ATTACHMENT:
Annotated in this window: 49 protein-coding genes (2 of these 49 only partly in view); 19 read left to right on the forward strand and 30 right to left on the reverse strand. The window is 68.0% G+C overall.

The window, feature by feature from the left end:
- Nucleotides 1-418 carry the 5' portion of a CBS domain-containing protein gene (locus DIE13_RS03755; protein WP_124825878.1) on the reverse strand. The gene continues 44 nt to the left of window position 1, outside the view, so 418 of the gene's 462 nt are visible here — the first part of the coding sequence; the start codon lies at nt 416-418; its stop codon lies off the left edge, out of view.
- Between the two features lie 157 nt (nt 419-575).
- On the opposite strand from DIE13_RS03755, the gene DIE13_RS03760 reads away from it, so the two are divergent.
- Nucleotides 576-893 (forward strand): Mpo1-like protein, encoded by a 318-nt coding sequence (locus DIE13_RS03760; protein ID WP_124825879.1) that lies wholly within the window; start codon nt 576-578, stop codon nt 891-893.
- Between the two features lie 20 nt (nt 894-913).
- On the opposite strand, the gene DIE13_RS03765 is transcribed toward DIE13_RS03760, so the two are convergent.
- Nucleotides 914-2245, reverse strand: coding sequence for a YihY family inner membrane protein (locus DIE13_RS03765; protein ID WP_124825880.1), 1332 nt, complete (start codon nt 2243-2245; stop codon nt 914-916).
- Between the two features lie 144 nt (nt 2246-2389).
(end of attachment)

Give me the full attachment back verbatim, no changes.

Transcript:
Annotated in this window: 49 protein-coding genes (2 of these 49 only partly in view); 19 read left to right on the forward strand and 30 right to left on the reverse strand. The window is 68.0% G+C overall.

The window, feature by feature from the left end:
- Nucleotides 1-418 carry the 5' portion of a CBS domain-containing protein gene (locus DIE13_RS03755; protein WP_124825878.1) on the reverse strand. The gene continues 44 nt to the left of window position 1, outside the view, so 418 of the gene's 462 nt are visible here — the first part of the coding sequence; the start codon lies at nt 416-418; its stop codon lies off the left edge, out of view.
- Between the two features lie 157 nt (nt 419-575).
- On the opposite strand from DIE13_RS03755, the gene DIE13_RS03760 reads away from it, so the two are divergent.
- Nucleotides 576-893 (forward strand): Mpo1-like protein, encoded by a 318-nt coding sequence (locus DIE13_RS03760; protein ID WP_124825879.1) that lies wholly within the window; start codon nt 576-578, stop codon nt 891-893.
- Between the two features lie 20 nt (nt 894-913).
- On the opposite strand, the gene DIE13_RS03765 is transcribed toward DIE13_RS03760, so the two are convergent.
- Nucleotides 914-2245, reverse strand: coding sequence for a YihY family inner membrane protein (locus DIE13_RS03765; protein ID WP_124825880.1), 1332 nt, complete (start codon nt 2243-2245; stop codon nt 914-916).
- Between the two features lie 144 nt (nt 2246-2389).